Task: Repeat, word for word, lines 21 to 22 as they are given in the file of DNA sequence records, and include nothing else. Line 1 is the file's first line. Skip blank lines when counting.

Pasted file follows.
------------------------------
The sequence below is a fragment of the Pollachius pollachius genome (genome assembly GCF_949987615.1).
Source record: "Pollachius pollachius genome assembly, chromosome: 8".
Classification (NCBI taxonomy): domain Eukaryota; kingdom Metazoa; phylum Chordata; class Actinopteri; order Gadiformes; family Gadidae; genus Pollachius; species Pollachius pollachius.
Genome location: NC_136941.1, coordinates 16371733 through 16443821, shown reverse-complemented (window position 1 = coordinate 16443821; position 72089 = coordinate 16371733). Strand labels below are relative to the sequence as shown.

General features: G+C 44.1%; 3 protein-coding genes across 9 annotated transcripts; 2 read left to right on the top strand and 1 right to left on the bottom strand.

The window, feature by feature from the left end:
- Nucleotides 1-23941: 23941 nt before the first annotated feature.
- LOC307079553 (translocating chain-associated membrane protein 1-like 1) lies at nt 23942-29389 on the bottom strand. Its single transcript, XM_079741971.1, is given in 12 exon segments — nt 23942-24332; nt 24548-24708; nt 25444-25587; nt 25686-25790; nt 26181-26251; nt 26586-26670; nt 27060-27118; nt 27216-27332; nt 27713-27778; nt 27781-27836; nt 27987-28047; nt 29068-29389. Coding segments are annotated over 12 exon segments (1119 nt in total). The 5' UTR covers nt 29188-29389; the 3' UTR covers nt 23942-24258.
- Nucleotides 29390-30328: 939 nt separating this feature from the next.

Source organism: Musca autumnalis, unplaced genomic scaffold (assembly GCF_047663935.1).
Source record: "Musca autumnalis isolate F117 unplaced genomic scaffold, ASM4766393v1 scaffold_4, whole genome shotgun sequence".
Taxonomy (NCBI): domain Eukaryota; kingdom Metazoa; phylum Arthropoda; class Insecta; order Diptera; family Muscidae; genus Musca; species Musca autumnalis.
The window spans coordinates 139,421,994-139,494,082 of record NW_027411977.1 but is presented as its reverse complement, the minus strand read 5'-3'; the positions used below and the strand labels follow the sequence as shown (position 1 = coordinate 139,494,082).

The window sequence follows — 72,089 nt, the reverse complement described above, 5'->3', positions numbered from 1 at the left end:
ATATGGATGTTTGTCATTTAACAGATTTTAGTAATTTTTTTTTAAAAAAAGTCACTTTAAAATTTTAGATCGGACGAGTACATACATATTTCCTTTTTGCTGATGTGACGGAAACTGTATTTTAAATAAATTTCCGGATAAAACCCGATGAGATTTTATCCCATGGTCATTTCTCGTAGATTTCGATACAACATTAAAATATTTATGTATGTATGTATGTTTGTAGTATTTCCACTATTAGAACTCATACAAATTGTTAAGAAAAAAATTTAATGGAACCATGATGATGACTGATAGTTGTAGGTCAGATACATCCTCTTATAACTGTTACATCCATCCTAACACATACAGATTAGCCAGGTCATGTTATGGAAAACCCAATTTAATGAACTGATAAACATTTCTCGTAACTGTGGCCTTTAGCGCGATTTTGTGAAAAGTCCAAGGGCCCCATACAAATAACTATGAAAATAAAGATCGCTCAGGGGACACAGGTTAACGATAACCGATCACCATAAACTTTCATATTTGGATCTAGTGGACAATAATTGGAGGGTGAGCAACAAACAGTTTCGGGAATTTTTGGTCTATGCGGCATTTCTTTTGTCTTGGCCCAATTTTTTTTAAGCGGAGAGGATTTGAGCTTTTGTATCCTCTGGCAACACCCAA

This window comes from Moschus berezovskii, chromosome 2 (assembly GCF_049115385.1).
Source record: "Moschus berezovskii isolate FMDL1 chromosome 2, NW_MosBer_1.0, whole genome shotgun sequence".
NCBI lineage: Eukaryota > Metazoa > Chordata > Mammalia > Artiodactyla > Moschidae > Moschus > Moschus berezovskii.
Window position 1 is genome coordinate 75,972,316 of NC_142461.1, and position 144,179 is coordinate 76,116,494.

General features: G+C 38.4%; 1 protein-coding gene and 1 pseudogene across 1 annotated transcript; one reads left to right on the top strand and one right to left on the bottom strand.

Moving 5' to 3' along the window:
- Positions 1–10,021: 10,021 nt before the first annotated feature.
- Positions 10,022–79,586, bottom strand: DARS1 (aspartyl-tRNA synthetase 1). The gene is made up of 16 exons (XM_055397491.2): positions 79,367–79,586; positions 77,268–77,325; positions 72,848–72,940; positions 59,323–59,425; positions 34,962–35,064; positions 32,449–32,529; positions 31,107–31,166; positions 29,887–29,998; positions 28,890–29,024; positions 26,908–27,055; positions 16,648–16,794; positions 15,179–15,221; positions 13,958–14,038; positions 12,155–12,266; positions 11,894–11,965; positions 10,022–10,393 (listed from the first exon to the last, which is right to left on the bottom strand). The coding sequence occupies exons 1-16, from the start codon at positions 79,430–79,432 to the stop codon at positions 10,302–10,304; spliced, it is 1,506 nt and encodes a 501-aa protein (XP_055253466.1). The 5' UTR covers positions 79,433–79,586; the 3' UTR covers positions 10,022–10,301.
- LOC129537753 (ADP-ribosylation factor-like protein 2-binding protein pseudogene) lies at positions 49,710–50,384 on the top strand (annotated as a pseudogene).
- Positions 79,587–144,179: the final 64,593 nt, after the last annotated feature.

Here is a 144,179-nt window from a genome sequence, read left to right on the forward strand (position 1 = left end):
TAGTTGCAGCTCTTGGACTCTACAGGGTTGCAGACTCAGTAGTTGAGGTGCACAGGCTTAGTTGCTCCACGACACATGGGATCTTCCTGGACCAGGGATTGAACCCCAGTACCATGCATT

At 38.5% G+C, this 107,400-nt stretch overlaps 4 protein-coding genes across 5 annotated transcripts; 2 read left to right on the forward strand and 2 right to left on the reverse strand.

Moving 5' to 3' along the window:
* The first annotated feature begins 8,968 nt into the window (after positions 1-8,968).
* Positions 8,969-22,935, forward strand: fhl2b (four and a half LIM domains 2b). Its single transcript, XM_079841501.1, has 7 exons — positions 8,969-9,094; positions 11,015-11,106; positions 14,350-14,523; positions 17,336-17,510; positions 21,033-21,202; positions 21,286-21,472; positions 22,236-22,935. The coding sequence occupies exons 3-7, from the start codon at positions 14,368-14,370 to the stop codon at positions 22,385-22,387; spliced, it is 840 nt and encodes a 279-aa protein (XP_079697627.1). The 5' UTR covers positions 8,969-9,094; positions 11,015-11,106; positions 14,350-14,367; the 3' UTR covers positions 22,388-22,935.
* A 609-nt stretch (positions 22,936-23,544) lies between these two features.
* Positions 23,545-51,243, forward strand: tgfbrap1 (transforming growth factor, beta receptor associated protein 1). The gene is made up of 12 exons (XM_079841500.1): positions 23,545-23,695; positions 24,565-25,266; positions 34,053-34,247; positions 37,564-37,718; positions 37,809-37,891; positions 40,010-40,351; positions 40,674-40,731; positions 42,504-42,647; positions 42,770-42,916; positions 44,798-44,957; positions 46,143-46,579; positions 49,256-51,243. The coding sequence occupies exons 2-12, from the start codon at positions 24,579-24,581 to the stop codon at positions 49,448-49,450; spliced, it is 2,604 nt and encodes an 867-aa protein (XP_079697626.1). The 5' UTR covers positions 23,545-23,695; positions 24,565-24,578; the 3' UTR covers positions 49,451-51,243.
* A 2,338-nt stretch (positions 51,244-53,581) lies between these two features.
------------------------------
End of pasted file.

Moving 5' to 3' along the window:
- Positions 1–10,021: 10,021 nt before the first annotated feature.